Using this water is not without concerns. We have no idea what is upstream along the other ditches, laterals, and acequias before the water gets to us. Many ditches we have seen are littered with trash including shopping carts, tires and a plethora of beer bottles. The water is not filtered and supposedly comes directly from the Rio Grande. In deciding whether or not to use the water to irrigate we asked ourselves these questions:
Do we want the benefit of free water?
Do we want to maximize on using non-drinking water to water the garden when we live in a water-poor, arid state?
Is growing food 100% organically more important than water conservation?
We couldn't imagine using precious drinking water to irrigate so much space. This year our goal in the yard has been to grow grasses to keep the erosion down in the spring winds, start fruit trees, and try sunken vegetable beds. In considering these needs, flood irrigating from the acequia is the most rational choice. All of our other methods are organic (no herbicides/pesticides, starting with organic/open pollinated/non-gmo seeds) and while the water that goes into the edibles is important, we figured the benefits outweighed the potential "costs."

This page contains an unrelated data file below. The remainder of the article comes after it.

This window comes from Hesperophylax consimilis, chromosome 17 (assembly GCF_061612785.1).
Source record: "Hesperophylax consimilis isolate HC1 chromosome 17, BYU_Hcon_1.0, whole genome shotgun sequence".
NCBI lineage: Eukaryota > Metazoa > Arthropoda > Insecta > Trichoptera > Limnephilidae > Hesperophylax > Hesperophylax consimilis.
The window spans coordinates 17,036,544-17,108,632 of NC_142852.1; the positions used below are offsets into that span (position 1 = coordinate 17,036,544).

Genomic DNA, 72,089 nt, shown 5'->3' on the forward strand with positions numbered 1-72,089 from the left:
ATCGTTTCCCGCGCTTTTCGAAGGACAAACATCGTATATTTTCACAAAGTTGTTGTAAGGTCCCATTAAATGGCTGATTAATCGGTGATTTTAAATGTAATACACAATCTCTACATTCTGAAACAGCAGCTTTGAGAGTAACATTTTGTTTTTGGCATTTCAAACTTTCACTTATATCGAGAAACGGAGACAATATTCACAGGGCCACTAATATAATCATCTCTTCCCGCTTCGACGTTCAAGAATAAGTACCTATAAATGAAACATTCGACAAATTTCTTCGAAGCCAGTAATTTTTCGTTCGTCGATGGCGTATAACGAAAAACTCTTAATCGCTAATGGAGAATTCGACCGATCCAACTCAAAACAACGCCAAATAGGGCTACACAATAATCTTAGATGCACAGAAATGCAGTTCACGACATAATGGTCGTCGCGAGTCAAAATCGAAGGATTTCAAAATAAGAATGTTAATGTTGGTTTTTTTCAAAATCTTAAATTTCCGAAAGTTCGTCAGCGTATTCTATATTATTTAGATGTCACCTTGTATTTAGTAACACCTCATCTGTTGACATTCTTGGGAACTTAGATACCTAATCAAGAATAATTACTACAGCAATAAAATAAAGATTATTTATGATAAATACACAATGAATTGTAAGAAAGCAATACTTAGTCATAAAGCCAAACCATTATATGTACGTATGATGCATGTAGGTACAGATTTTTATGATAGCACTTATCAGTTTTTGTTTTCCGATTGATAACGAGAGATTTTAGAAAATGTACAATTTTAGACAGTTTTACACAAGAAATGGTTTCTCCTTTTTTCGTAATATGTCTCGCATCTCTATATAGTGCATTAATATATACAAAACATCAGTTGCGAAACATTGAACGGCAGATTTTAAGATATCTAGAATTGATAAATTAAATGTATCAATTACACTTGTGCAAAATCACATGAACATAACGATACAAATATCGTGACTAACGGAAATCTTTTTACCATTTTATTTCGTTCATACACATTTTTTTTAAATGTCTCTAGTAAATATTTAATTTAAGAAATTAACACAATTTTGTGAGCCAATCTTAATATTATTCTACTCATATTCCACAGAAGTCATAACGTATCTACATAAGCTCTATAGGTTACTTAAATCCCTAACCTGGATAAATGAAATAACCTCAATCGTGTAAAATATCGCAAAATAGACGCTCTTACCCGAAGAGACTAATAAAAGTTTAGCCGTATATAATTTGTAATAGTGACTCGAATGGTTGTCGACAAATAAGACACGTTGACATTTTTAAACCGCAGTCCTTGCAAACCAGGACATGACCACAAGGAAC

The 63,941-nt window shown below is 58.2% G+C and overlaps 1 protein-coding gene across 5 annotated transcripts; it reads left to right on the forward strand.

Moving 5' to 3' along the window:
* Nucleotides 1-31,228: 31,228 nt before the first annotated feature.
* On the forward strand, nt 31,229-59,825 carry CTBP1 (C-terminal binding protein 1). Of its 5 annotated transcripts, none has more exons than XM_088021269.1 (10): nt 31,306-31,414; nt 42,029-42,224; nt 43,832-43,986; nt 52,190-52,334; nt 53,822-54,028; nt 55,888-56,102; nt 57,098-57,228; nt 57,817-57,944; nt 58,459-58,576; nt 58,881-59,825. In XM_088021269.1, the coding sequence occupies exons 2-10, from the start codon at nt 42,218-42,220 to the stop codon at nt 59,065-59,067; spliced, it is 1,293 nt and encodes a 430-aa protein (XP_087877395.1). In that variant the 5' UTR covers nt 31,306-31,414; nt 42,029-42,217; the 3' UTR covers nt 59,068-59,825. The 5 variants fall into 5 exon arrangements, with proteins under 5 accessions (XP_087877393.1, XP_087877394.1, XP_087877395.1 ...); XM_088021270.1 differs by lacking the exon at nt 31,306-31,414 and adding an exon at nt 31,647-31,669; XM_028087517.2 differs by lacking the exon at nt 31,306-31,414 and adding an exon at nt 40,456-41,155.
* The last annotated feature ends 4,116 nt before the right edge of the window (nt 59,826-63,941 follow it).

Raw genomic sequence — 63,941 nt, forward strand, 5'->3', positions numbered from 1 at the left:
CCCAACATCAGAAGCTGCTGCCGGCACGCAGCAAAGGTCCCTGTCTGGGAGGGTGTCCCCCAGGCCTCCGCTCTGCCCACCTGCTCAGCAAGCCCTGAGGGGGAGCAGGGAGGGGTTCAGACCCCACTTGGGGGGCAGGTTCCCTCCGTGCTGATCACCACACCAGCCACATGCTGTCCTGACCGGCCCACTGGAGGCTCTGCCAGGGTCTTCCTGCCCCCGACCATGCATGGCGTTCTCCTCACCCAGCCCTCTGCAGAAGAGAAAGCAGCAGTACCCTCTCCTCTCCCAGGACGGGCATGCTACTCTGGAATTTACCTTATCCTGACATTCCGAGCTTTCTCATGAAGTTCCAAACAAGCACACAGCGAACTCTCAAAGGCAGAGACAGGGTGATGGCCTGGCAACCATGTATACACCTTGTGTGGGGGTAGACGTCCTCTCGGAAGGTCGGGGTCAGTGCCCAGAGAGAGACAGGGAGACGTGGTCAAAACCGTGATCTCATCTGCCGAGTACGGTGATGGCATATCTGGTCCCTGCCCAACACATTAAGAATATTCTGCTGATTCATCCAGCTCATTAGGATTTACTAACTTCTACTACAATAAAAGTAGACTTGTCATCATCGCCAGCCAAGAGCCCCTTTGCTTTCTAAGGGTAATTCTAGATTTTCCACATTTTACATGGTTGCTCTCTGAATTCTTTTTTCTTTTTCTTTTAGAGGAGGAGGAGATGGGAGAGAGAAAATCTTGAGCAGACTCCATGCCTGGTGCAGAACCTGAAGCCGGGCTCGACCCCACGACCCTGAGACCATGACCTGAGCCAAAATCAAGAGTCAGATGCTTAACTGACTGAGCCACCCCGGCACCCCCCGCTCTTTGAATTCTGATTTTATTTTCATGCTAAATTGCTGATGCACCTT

If we had the space, perhaps we would set up some sort of sand/charcoal filter to remove the largest impurities. On our wee little lot, however, we take what we can get and free, acequia water is it.
I mean, look at how well we can get water to our plants, trees, and veggies:
|The view to the West|
|We've been sure to berm up next to the house to keep the stucco in good shape (and keep water out of the house).|
|The view to the East|
|The submerged veggies. You can see the turnip and carrot greens as well as some of the salad greens. I'm sure some of these would prefer not to be so soaked, but so goes it in our first experimental year.|
Given those two drawbacks, for a lazy gardener such as myself, the weekly flood is definitely the way to go.